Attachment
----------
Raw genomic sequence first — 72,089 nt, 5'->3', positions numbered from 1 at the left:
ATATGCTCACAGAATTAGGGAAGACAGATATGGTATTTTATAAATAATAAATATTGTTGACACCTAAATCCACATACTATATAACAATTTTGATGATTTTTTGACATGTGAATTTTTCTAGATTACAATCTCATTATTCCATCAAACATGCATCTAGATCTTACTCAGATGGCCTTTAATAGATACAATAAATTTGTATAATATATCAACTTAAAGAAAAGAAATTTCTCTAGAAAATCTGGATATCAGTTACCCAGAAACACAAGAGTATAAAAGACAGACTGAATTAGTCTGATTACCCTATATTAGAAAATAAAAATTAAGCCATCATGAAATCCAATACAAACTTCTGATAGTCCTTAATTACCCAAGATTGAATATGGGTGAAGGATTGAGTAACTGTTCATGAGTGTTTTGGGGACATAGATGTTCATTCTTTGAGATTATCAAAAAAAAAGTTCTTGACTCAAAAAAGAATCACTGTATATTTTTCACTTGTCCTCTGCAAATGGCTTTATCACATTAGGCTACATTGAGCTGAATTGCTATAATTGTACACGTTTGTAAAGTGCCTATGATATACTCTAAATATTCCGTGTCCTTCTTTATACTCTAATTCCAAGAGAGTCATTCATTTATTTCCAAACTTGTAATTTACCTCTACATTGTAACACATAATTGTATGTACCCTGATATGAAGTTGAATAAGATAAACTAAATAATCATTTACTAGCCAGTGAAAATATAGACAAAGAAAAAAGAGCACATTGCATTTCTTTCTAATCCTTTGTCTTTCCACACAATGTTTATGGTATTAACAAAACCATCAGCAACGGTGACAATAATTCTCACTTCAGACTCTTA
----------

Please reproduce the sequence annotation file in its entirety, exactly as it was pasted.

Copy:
Raw genomic sequence first — 72,089 nt, 5'->3', positions numbered from 1 at the left:
ATATGCTCACAGAATTAGGGAAGACAGATATGGTATTTTATAAATAATAAATATTGTTGACACCTAAATCCACATACTATATAACAATTTTGATGATTTTTTGACATGTGAATTTTTCTAGATTACAATCTCATTATTCCATCAAACATGCATCTAGATCTTACTCAGATGGCCTTTAATAGATACAATAAATTTGTATAATATATCAACTTAAAGAAAAGAAATTTCTCTAGAAAATCTGGATATCAGTTACCCAGAAACACAAGAGTATAAAAGACAGACTGAATTAGTCTGATTACCCTATATTAGAAAATAAAAATTAAGCCATCATGAAATCCAATACAAACTTCTGATAGTCCTTAATTACCCAAGATTGAATATGGGTGAAGGATTGAGTAACTGTTCATGAGTGTTTTGGGGACATAGATGTTCATTCTTTGAGATTATCAAAAAAAAAGTTCTTGACTCAAAAAAGAATCACTGTATATTTTTCACTTGTCCTCTGCAAATGGCTTTATCACATTAGGCTACATTGAGCTGAATTGCTATAATTGTACACGTTTGTAAAGTGCCTATGATATACTCTAAATATTCCGTGTCCTTCTTTATACTCTAATTCCAAGAGAGTCATTCATTTATTTCCAAACTTGTAATTTACCTCTACATTGTAACACATAATTGTATGTACCCTGATATGAAGTTGAATAAGATAAACTAAATAATCATTTACTAGCCAGTGAAAATATAGACAAAGAAAAAAGAGCACATTGCATTTCTTTCTAATCCTTTGTCTTTCCACACAATGTTTATGGTATTAACAAAACCATCAGCAACGGTGACAATAATTCTCACTTCAGACTCTTA